Vince Foster’s sister on Thursday condemned Donald Trump for bringing up a discredited conspiracy theory regarding her brother’s suicide, calling the GOP nominee’s remarks “beyond contempt.”
Trump in a recent interview with The Washington Post referenced the widely debunked theory that Foster, a former White House aide to President Bill Clinton, was actually murdered. Trump called circumstances of Foster’s 1993 death “very fishy.”
“In this interview, Trump cynically, crassly and recklessly insinuated that my brother, Vincent W. Foster Jr., may have been murdered because ‘he had intimate knowledge of what was going on’ and that Hillary Clinton may have somehow played a role in Vince’s death,” Foster’s sister, Sheila Foster Anthony, said in an op-ed published in The Post Thursday.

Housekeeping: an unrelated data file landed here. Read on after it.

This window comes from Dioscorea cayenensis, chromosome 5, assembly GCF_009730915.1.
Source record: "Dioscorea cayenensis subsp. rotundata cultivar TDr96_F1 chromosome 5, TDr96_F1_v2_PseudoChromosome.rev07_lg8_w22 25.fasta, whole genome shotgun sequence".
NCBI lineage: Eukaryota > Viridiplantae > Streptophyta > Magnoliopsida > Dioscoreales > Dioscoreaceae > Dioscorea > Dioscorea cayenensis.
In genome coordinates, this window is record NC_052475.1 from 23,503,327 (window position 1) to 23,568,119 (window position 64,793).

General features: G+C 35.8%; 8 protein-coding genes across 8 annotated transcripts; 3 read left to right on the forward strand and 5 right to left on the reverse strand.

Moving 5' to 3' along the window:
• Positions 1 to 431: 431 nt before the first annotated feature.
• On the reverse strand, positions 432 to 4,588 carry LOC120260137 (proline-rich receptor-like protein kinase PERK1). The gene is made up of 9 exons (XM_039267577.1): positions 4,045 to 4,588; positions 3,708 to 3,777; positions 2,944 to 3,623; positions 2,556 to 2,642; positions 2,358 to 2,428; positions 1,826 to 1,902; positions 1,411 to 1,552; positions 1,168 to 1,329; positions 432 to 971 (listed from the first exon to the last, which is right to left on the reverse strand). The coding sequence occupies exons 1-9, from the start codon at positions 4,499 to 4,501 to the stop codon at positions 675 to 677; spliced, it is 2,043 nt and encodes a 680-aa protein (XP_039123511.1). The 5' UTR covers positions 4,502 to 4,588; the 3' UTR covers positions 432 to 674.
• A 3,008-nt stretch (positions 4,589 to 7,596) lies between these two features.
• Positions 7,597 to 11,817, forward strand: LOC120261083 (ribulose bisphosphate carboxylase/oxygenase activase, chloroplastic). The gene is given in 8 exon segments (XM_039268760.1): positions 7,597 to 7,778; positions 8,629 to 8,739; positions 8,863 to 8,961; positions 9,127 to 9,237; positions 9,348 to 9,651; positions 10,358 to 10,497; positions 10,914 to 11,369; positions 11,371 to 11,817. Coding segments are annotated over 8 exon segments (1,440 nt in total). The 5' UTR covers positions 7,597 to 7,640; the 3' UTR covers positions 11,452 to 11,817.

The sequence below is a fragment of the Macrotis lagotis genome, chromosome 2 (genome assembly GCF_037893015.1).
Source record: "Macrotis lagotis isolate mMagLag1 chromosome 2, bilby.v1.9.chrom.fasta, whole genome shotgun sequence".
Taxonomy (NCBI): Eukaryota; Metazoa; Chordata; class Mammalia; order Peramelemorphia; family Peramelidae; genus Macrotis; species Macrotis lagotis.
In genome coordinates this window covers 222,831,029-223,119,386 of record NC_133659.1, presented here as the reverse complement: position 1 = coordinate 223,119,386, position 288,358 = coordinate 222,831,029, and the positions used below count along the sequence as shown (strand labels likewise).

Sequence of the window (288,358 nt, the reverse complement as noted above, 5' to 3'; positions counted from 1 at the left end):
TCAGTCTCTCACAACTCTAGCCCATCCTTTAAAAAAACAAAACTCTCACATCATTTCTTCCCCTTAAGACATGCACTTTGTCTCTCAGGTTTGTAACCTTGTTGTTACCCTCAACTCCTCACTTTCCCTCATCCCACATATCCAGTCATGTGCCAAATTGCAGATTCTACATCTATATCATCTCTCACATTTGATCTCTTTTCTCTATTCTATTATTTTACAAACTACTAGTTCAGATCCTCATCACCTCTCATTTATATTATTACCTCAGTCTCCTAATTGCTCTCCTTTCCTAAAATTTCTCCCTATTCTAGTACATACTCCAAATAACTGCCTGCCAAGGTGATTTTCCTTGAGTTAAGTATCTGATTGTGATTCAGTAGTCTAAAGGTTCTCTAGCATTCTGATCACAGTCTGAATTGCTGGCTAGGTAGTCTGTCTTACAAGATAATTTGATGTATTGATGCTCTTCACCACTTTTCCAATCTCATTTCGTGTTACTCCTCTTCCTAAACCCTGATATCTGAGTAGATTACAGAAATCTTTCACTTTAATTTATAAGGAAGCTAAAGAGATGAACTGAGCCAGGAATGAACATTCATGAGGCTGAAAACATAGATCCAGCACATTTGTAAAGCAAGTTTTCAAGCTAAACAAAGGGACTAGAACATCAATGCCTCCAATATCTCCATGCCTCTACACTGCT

“How wrong. How irresponsible. How cruel,” she wrote.
Five investigations — by the FBI, the Department of Justice, Congress, the U.S. Park Police and two independent investigators — concluded that Foster took his own life after a struggle with clinical depression.
Anthony said in the op-ed that her brother called her a few days before he died and said he was battling depression. She gave him the names of three psychiatrists; a list that was later found in his wallet.
“I did not see a suicide coming, yet when I was told that Vince was dead I knew that he had killed himself,” Anthony said in the op-ed. “Never for a minute have I doubted that was what happened.”
She denounced Trump for giving legitimacy to conspiracy theories about Foster’s death by calling the theories “very serious” — even if Trump claimed he was just repeating the questions of others.
“This is scurrilous enough coming from right-wing political operatives who have peddled conspiracy theories about Vince’s death for more than two decades,” Anthony wrote. “How could this be coming from the presumptive Republican nominee for president?”
“For Trump to raise these theories again for political advantage is wrong. I cannot let such craven behavior pass without a response,” she wrote.
This article originally appeared on NBCNews.com.